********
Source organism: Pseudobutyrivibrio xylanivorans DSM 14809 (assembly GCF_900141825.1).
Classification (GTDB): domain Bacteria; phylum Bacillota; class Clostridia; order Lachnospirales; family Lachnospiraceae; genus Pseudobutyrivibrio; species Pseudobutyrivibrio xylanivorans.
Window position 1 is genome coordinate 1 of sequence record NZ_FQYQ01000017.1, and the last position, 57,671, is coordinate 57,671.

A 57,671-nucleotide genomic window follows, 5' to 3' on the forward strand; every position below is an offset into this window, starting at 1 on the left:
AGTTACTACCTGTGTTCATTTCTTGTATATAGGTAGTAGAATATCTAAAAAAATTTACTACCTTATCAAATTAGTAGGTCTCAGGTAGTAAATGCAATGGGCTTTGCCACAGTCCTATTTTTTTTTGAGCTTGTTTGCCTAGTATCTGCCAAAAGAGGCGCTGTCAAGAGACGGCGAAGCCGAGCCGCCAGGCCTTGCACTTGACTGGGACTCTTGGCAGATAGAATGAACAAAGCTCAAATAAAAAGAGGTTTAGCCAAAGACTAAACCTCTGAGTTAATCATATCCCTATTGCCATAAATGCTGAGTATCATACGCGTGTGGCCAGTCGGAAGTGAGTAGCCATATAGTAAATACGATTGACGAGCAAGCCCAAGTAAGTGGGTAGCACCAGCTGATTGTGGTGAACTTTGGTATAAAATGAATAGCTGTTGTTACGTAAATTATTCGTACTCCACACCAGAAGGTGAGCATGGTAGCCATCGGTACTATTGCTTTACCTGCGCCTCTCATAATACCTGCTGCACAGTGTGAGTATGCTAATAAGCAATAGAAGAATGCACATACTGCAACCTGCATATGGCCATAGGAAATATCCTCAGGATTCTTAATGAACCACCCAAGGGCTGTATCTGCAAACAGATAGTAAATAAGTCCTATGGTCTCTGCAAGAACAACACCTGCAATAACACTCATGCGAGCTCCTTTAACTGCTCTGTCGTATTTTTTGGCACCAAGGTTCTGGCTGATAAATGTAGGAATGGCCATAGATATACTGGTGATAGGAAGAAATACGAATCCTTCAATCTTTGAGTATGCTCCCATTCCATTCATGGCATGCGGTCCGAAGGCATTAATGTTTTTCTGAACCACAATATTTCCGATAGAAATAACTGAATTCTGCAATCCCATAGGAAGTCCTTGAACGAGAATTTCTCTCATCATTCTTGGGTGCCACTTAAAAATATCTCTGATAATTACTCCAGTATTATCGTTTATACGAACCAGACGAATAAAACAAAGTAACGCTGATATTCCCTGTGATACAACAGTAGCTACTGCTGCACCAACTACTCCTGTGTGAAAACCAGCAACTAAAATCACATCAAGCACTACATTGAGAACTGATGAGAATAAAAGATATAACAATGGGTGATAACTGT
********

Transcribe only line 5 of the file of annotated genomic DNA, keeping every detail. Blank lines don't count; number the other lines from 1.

AGTTACTACCTGTGTTCATTTCTTGTATATAGGTAGTAGAATATCTAAAAAAATTTACTACCTTATCAAATTAGTAGGTCTCAGGTAGTAAATGCAATGGGCTTTGCCACAGTCCTATTTTTTTTTGAGCTTGTTTGCCTAGTATCTGCCAAAAGAGGCGCTGTCAAGAGACGGCGAAGCCGAGCCGCCAGGCCTTGCACTTGACTGGGACTCTTGGCAGATAGAATGAACAAAGCTCAAATAAAAAGAGGTTTAGCCAAAGACTAAACCTCTGAGTTAATCATATCCCTATTGCCATAAATGCTGAGTATCATACGCGTGTGGCCAGTCGGAAGTGAGTAGCCATATAGTAAATACGATTGACGAGCAAGCCCAAGTAAGTGGGTAGCACCAGCTGATTGTGGTGAACTTTGGTATAAAATGAATAGCTGTTGTTACGTAAATTATTCGTACTCCACACCAGAAGGTGAGCATGGTAGCCATCGGTACTATTGCTTTACCTGCGCCTCTCATAATACCTGCTGCACAGTGTGAGTATGCTAATAAGCAATAGAAGAATGCACATACTGCAACCTGCATATGGCCATAGGAAATATCCTCAGGATTCTTAATGAACCACCCAAGGGCTGTATCTGCAAACAGATAGTAAATAAGTCCTATGGTCTCTGCAAGAACAACACCTGCAATAACACTCATGCGAGCTCCTTTAACTGCTCTGTCGTATTTTTTGGCACCAAGGTTCTGGCTGATAAATGTAGGAATGGCCATAGATATACTGGTGATAGGAAGAAATACGAATCCTTCAATCTTTGAGTATGCTCCCATTCCATTCATGGCATGCGGTCCGAAGGCATTAATGTTTTTCTGAACCACAATATTTCCGATAGAAATAACTGAATTCTGCAATCCCATAGGAAGTCCTTGAACGAGAATTTCTCTCATCATTCTTGGGTGCCACTTAAAAATATCTCTGATAATTACTCCAGTATTATCGTTTATACGAACCAGACGAATAAAACAAAGTAACGCTGATATTCCCTGTGATACAACAGTAGCTACTGCTGCACCAACTACTCCTGTGTGAAAACCAGCAACTAAAATCACATCAAGCACTACATTGAGAACTGATGAGAATAAAAGATATAACAATGGGTGATAACTGT